Tablighi Jamaat (English: Society for spreading faith) is a non-political global Sunni Islamic missionary movement that focuses on urging Muslims to return to primary Sunni Islam, and particularly in matters of ritual, dress, and personal behavior. The organisation is estimated to have between 12 million and 150 million adherents (the majority living in South Asia), and a presence in somewhere between 150 and 200 countries. It has been called "one of the most influential religious movements in 20th century Islam".
- This great movement generally known as the Tablighi Jama’at has inspired a new fervour, a new zeal to serve the divine cause…Its founder surprisingly was a slight, short-statured individual rather unimpressive in personality…It was this extraordinary figure known as Maulana Ilyas who founded the Tablighi Jama‘at which was to inspire in thousands of people a religious zeal which had been unknown for centuries…
- Maulana Wahiduddin Khan, Tabligh Movement, Al Risala Books, The Islamic Centre, Nizamuddin, New Delhi, Second Reprint, 1994, p.5.
- It was at this place that he [Ilyas] first came into contact with the Mewatis… These uncouth and illiterate people had converted to Islam on a mass scale as a result of the efforts of the well-known sufi Hazrat Nizamuddin Aulia and his descendants, But in practical life they were far from Islam… They kept their Hindu names,… they celebrated all the Hindu festivals and made sacrifices to the pre-Islamic gods and goddesses… In 1921 new problems arose when Arya Samaj preachers resolved to reconvert the Indian Muslim to their ancestral religion. Thanks to the religious and cultural poverty of the Meos, the large-scale activities of the Aryan missionaries met with great success. The solution of this problem was to impart to them religious education so that they did not yield to any malign influence…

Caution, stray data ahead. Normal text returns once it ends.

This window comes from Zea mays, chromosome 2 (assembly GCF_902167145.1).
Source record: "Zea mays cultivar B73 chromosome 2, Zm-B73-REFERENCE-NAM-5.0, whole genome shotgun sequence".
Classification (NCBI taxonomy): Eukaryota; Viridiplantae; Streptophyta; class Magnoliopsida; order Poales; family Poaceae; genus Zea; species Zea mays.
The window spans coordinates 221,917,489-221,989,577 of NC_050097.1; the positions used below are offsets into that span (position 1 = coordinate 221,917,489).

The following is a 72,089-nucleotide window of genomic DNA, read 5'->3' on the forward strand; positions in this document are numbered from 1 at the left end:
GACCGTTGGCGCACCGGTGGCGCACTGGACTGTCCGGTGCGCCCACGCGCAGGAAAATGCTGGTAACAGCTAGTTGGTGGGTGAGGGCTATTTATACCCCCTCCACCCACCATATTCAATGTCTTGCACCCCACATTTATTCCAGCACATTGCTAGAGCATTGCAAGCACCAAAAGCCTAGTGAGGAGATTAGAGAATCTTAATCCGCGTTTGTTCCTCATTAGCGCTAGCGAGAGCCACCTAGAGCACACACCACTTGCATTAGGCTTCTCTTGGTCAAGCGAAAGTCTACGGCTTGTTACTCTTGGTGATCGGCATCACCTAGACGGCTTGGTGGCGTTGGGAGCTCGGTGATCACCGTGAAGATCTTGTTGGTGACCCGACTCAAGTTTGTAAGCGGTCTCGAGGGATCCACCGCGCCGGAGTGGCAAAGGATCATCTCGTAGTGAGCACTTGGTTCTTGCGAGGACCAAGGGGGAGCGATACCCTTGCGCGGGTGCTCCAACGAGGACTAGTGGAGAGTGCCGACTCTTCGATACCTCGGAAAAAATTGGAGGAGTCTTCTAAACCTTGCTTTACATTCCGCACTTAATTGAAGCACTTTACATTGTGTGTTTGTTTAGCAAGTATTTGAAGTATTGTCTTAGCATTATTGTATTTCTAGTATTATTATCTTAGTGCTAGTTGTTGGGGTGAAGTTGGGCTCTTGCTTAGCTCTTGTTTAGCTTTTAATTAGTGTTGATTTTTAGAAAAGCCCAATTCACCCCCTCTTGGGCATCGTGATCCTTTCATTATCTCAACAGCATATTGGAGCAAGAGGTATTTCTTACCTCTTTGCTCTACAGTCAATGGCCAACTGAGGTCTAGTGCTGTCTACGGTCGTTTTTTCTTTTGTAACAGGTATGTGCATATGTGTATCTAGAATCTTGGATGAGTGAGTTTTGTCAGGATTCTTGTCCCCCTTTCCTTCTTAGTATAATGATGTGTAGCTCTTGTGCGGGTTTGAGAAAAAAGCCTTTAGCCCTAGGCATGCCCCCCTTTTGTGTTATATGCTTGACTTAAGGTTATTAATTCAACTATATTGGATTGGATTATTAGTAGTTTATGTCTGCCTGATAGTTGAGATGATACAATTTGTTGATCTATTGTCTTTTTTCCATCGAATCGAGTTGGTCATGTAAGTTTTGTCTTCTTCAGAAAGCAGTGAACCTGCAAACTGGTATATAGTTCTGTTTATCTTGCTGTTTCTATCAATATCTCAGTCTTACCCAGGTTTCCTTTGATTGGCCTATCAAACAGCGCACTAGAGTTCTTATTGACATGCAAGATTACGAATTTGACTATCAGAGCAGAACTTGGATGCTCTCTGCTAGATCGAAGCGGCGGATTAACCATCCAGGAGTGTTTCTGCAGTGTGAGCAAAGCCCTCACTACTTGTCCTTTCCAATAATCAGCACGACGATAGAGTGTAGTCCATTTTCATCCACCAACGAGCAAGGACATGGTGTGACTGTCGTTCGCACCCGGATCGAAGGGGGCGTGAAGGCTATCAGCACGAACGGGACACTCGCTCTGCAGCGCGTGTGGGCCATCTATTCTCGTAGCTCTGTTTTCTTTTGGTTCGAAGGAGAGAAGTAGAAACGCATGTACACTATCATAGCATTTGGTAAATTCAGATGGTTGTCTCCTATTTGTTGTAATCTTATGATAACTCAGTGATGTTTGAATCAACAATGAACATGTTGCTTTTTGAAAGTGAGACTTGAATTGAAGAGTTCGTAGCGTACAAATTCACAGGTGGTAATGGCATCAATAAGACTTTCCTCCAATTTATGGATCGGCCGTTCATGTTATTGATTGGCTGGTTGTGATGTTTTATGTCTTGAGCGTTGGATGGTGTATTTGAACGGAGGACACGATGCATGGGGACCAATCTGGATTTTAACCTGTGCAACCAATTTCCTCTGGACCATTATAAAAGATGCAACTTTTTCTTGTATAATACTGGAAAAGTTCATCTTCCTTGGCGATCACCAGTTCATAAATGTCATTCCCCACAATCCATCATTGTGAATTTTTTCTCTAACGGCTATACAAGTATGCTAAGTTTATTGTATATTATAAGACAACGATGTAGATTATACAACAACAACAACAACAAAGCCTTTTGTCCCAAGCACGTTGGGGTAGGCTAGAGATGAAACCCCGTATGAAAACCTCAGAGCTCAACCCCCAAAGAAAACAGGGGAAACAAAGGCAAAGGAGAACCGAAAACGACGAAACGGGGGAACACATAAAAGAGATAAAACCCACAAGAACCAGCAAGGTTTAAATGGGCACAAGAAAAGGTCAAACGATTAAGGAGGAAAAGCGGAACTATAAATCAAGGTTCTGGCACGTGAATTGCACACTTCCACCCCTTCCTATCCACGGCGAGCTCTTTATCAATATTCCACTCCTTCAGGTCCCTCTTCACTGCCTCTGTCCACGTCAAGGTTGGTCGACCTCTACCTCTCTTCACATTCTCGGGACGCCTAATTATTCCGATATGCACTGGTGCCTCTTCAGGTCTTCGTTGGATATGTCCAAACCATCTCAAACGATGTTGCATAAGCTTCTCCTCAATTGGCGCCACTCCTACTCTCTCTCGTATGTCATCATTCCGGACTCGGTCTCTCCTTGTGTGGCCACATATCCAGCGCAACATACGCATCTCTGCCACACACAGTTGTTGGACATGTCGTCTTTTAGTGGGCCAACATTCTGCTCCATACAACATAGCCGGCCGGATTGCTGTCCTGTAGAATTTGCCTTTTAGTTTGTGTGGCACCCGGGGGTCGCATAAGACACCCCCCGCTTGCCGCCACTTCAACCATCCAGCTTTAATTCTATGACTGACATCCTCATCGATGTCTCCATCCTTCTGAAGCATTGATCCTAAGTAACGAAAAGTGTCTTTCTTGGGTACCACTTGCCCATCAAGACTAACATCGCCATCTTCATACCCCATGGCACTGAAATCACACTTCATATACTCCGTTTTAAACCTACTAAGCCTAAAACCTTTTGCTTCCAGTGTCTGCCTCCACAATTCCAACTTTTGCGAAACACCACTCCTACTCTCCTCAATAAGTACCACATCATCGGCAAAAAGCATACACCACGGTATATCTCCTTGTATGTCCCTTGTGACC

The only solution to this problem, as the Maulana saw it, lay in separating them from their milieu… They changed their way of dressing and grew beards, shaking off one by one almost all their pre-Islamic customs that they had retained after their conversion…
- Maulana Wahiduddin Khan, Tabligh Movement, Al Risala Books, The Islamic Centre, Nizamuddin, New Delhi, Second Reprint, 1994 p. 5-12
- Since the beginning of Muslim rule in India, the ulama had remained permanently allied to an elite north Indian Muslim culture, hence the orthodox forms of Islam had not penetrated deep into the daily lives of the Muslim masses, who continued to cherish the customs and practices they had inherited from their Hindu past. Since the nineteenth century Mujahideen movement of Sayyid Alimad Shaheed (1786-1831) and the Faraizi movement of Haji Shariatullah, the Tabligh movement is the most important attempt to bridge the gap between orthodox Islam and the popular syncretic religious practices that are prevalent among the Muslim masses…
- ‘Islamic Fundamentalism in South Asia: The Jamaat-i-Islami and the Tablighi Jamaat of South Asia’, by Mumtaz Ahmad in Fundamentalisms Observed edited by Martin E. Marty and R. Scott Appleby, Chicago, 1991, p.511-524, also quoted in Time for stock taking, whither Sangh Parivar? Edited by Goel, S. R. (1997)
- A dislike for Hinduised garments was created and people began to dress themselves according to the specifications of the Shariat. Bracelets got removed from the arms and rings from the ears of men…